if the cells themselves had not been deficient in strength,
no very high pressures could have been developed within
these cups, without rupture of the membrane.

They did, however, afford a large surface for the
deposition of the membrane, and hence made it possible to
test the activity of the latter by measuring the rate at
which a sugar solution was delivered from the cup when the
latter was immersed in pure v/ater.

These larger vessels were not at all uniform in qual-
ity and when broken, revealed in almost every case the pres-
ence of pores and air blisters, sometimes as large as the
head of a pin. There is also good reason for believing

(1) B. P. Carver, Dissertation, Johns Hopkins Univ., 1903.
J. P. Coony, " „ .. «

that the effective area varied from ceH to cell, that is,
that certain portions of the wall were not porous, and
hence diminished the rate of endosmose of the solvent to a
corresponding defjree.

On account of this lack of unifojrmity in the texture
and porosity of the cell wall, it was never safe to condemn
a membrane as worthless until it had been tried repeatedly
m different cells and even then its failure t( show activ-
ity or its inferiority to other membranes of different com-
position, might be attributed to imperfections in the cell
quite as justly as to the faulty nature of the septum.
While, therefore, no final conclusions as to the relative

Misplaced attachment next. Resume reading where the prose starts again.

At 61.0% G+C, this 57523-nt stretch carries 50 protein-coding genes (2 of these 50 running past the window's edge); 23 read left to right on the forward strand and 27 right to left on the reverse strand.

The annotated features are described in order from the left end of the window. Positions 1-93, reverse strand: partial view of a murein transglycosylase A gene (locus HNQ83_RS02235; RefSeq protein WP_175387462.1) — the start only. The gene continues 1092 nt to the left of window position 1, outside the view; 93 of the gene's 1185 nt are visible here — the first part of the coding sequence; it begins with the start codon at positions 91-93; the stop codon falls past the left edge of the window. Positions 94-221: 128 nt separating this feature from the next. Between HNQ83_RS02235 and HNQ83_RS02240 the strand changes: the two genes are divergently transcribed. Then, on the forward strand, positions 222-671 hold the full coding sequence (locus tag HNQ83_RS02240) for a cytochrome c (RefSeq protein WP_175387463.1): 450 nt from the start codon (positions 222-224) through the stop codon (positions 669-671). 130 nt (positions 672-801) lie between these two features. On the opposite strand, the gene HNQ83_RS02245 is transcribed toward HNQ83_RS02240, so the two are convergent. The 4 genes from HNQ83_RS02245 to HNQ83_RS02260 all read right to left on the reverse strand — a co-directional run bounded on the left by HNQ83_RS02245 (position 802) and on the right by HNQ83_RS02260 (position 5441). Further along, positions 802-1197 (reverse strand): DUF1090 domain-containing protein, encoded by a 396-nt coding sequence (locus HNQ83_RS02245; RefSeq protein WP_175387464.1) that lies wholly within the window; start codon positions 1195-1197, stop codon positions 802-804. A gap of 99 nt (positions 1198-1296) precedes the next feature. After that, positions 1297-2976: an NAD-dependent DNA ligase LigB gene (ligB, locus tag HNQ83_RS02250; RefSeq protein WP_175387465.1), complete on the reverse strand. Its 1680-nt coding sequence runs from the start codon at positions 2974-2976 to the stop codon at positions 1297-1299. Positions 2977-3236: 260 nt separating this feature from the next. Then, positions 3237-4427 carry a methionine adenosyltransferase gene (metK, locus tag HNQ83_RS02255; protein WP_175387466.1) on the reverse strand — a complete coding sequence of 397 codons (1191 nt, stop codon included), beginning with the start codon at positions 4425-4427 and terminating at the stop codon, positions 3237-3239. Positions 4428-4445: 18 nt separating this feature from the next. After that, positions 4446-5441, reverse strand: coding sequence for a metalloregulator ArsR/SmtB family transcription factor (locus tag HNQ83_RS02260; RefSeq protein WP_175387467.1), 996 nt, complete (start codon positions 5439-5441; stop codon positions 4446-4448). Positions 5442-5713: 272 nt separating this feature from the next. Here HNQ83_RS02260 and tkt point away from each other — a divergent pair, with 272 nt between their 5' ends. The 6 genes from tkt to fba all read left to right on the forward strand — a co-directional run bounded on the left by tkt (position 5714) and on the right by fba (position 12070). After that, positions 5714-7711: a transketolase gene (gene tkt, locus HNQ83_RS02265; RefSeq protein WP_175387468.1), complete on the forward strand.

excellence of the membranes can be drawn from the experi-
ments which are described in the following pages, this in-
vestigation may afford a basis for future quantitative work
which will be made possible by the acquisition of satisfac-
tory cells.

Solutions used in the formation of membranes .

Unless otherwise stated, the solutions used in the
preparation of the various membranes were one-tenth noxTnal ,
when first made up. Of course, v^here the electrodes were
of platinum, the strength of the solutions in which they

were immei-'sed became constantly less. The solution around
the cathode was frequently renewed in order to prevent the
accumulation of ^ilkali.

The potassium ferrocyanide employed was recrystalliz-
ed several times from the commercial product. The cobalti-
cyanide was prepared from cobalt nitrate and potassium cy-
anide and was also purified by recrystallization. The oth-
er salts used in the preparation of the various solutions
were taken from the regular laboratory supply.

Electrodes .

Wherever practicable, the anode was of the same met-
al as that of the salt in which it was immersed, but in
most cases both anode and cathode were of platinum. The
outer electrode, which was large enough to surround the cup
without touching it, was usually made the anode; the other
was about 5 cm. in length and was placed within the f-ell.

Remova l of Air from the Cell Wall .

The air v/as removed from the cell wall by the method
of Morse and Horn, which is briefly as follows:

The cell was filled with a dilute solution of potas-
sium sulphate and, surrounded by the platinum anode, was

placed in a beaker cntaining a sufficient quantity of the
same solution to cover the cell. The cathode v/as inserted
and a 110 volt current passed until from 200 to 500 cc. of
the solution had been forced by endosmose through the po-
rous v^alls, in the direction of the current. The form of
apparatus which was used is

1 3 4

Online LibraryElliot Snell HallI. A study of some new semipermeable mebranes. II. Experiments on the preparation of porous cups suitable for the measurement of osmotic pressure → online text (page 1 of 4)